Today all eyes in Pakistan are on Bilawal Bhutto, Benazir Bhutto’s son, who is expected to launch his political career at a massive gathering in Garhi Khuda Bux – the place where his mother was buried five years ago.
December 27 marks Benazir’s death anniversary. Slowly, as the date approached, billboards started going up across Karachi and wherever I drove BB, as we all refer to her, looked down on us. It still seems unreal.
She was killed shortly after her triumphant return from self-exile in London to Pakistan in 2007. Her homecoming parade from Karachi airport was targeted by twin bomb blasts. Three months later they assassinated her in Liaquat Bagh in the city of Rawalpindi up north.
This time, at least I had thought, after being prime minister twice, BB would have been different. She returned a seasoned politician with a different agenda. But the gun-and-bomb combination ended that speculation.
Given the tide of sentiment over her death – and almost every Pakistani mourned her in some way - her political party swept the 2008 elections soon after and her husband, Asif Zardari, was made president. Bilawal was put in charge of the party, even though he was still in university. Zardari chaired the meetings in his absence. And while it was clarified yesterday that Bilawal would be too young the contest the elections that are around the corner in 2013, he is expected to make some kind of announcements today at the gathering.
Bilawal has spent most of his life outside Pakistan and I hear that his Urdu speech has been written in English lettering. I’m not sure he speaks Sindhi and will be watching to see if he ventures into this linguistic territory.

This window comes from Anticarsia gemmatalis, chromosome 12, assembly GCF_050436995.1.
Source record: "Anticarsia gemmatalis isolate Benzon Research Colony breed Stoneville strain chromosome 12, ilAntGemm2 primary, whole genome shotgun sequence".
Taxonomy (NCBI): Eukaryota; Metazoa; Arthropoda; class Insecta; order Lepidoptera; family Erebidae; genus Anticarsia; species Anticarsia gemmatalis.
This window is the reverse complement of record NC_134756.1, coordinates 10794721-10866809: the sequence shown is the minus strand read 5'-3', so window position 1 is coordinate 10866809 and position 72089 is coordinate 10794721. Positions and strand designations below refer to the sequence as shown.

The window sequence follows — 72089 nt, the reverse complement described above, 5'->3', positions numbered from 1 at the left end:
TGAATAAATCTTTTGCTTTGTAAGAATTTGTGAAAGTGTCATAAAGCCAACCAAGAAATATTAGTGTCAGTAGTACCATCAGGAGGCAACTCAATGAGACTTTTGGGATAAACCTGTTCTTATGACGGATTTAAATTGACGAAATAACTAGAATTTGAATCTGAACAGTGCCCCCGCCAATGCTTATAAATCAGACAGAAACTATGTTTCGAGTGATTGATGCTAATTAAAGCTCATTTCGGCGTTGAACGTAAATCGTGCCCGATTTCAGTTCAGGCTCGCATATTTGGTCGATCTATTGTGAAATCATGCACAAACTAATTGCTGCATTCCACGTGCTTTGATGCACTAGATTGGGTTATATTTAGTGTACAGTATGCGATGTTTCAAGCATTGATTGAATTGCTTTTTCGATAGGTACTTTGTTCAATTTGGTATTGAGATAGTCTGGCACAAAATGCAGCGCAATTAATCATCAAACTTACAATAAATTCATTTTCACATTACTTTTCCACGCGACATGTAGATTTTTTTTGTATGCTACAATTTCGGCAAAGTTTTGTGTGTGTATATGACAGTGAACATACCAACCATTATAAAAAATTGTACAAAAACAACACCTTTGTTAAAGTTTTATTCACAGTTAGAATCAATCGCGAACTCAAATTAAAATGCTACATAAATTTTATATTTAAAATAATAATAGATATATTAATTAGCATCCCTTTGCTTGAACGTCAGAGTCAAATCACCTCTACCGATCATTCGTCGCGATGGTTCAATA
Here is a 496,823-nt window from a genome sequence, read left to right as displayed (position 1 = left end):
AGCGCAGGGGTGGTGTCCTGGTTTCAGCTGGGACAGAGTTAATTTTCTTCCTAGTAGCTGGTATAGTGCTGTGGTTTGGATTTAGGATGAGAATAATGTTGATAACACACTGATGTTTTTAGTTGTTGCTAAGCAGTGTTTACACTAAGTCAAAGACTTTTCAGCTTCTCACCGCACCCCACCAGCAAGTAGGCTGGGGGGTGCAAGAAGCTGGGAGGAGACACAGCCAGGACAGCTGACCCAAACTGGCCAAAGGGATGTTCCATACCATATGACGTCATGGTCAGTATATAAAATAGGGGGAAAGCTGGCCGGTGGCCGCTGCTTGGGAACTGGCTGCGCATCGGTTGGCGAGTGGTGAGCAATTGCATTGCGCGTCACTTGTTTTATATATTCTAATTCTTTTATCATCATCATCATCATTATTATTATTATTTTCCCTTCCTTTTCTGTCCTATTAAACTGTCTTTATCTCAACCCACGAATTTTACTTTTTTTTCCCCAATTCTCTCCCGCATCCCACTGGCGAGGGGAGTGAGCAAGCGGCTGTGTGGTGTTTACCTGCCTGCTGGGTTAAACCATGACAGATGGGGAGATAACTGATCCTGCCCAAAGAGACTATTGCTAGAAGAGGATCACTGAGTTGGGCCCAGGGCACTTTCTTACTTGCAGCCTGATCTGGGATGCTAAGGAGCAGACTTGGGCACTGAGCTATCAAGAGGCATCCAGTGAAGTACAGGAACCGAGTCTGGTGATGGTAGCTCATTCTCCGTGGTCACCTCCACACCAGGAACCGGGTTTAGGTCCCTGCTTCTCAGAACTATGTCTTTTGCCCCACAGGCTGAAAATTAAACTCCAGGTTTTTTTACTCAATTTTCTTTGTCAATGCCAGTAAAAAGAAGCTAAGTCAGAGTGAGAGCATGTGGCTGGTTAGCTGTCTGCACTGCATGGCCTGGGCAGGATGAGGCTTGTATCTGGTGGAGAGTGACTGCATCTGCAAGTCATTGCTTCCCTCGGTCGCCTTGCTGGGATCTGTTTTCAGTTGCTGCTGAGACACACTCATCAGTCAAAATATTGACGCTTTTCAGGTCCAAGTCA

Benazir Bhutto’s party, the PPP, has for the first time completed a full term in office running the government. It was not as lucky before. In 1986 she returned from exile to lead the PPP in a campaign for fresh elections. In 1988 the PPP won the elections, but she was dismissed as PM by 1990. In 1993, the president and PM at the time resigned under pressure from the military. General elections brought Benazir Bhutto back to power but for a second time her government was dismissed in 1996.
Much of the talk today is about Bilawal’s speech, but I do not expect him to say much aside from some emotional recall of his mother’s sacrifice. He may go over the ‘achievements’ of the PPP government at the federal and provincial levels.
What would have really made an impression and indeed given Bilawal’s career a real ‘debut’ is the disclosure of who killed BB. There have been investigations but till today no one has clarified to the country who was behind her murder. For the PPP government there has been little excuse insofar as they have been in power and could have pursued the matter properly and made it public.
All I can assume from the lack of disclosure is that either the information implicates people/entities they cannot disclose for security reasons or they simply don’t know. I find both scenarios hard to believe. I don’t feel we will ever gain closure until we actually know.
As for the men, women and children on the street and in the neighbourhoods of Pakistan’s cities and villages, conspiracy theory is all they have to go by.
My grandmother told me just yesterday that she was convinced it was an American plot with Jewish/Israeli undertones. I didn’t really have much to counter her theories because no hard facts have been properly brought to light.
I would have hoped that as the PPP government wrapped up its tenure for the first time in history, they would have commemorated her sacrifice by naming her killers.
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